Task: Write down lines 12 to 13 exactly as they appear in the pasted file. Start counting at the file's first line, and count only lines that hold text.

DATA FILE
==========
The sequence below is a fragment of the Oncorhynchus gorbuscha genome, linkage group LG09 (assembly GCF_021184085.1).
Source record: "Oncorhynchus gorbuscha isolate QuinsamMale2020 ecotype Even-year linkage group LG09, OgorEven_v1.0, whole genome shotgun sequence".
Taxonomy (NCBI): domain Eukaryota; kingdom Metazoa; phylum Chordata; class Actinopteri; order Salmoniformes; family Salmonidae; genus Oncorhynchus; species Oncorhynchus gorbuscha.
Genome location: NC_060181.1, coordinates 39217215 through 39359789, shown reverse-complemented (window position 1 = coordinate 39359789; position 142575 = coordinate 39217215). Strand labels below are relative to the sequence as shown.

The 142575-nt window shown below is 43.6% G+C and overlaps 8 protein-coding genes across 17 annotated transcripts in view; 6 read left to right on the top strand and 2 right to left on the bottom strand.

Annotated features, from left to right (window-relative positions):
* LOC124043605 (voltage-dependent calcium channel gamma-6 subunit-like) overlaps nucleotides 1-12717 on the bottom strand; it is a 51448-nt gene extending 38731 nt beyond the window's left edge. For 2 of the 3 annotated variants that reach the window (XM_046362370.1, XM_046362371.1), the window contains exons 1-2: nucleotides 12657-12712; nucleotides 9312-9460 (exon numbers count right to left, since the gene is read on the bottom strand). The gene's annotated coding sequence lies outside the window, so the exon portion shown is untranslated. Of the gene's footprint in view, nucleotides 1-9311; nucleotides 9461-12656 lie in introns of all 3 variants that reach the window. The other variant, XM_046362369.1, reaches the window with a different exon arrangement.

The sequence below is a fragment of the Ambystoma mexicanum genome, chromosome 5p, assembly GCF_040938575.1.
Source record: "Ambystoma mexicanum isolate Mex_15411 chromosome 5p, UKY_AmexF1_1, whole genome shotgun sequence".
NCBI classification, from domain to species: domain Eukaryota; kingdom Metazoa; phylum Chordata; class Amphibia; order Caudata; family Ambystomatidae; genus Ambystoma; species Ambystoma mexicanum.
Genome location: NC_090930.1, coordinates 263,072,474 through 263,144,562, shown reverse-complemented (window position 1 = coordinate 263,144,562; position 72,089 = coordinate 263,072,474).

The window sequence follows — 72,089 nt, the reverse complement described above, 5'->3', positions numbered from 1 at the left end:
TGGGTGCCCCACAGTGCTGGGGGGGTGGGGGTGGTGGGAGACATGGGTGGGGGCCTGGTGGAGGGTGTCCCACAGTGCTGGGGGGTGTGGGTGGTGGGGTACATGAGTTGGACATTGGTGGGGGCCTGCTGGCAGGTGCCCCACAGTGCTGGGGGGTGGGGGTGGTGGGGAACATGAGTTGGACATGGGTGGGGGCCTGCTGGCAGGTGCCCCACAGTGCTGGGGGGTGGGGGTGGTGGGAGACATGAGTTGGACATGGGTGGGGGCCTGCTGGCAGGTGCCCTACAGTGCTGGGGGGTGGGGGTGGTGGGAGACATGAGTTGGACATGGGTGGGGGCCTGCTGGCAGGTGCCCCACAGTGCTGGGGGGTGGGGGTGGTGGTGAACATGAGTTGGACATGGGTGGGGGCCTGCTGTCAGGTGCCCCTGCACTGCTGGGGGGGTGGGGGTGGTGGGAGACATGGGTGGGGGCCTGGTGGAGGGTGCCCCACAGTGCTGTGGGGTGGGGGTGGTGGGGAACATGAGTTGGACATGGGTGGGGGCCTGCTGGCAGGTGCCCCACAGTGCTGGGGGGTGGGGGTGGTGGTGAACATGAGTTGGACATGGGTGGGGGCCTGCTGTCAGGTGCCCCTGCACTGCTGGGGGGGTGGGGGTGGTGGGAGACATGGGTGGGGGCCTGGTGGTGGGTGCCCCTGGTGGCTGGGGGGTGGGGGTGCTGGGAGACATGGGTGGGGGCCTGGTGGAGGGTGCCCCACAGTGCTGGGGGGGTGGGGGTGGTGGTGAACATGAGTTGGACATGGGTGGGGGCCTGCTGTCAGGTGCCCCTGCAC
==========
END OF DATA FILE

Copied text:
The window sequence follows — 72,089 nt, the reverse complement described above, 5'->3', positions numbered from 1 at the left end:
TGGGTGCCCCACAGTGCTGGGGGGGTGGGGGTGGTGGGAGACATGGGTGGGGGCCTGGTGGAGGGTGTCCCACAGTGCTGGGGGGTGTGGGTGGTGGGGTACATGAGTTGGACATTGGTGGGGGCCTGCTGGCAGGTGCCCCACAGTGCTGGGGGGTGGGGGTGGTGGGGAACATGAGTTGGACATGGGTGGGGGCCTGCTGGCAGGTGCCCCACAGTGCTGGGGGGTGGGGGTGGTGGGAGACATGAGTTGGACATGGGTGGGGGCCTGCTGGCAGGTGCCCTACAGTGCTGGGGGGTGGGGGTGGTGGGAGACATGAGTTGGACATGGGTGGGGGCCTGCTGGCAGGTGCCCCACAGTGCTGGGGGGTGGGGGTGGTGGTGAACATGAGTTGGACATGGGTGGGGGCCTGCTGTCAGGTGCCCCTGCACTGCTGGGGGGGTGGGGGTGGTGGGAGACATGGGTGGGGGCCTGGTGGAGGGTGCCCCACAGTGCTGTGGGGTGGGGGTGGTGGGGAACATGAGTTGGACATGGGTGGGGGCCTGCTGGCAGGTGCCCCACAGTGCTGGGGGGTGGGGGTGGTGGTGAACATGAGTTGGACATGGGTGGGGGCCTGCTGTCAGGTGCCCCTGCACTGCTGGGGGGGTGGGGGTGGTGGGAGACATGGGTGGGGGCCTGGTGGTGGGTGCCCCTGGTGGCTGGGGGGTGGGGGTGCTGGGAGACATGGGTGGGGGCCTGGTGGAGGGTGCCCCACAGTGCTGGGGGGGTGGGGGTGGTGGTGAACATGAGTTGGACATGGGTGGGGGCCTGCTGTCAGGTGCCCCTGCAC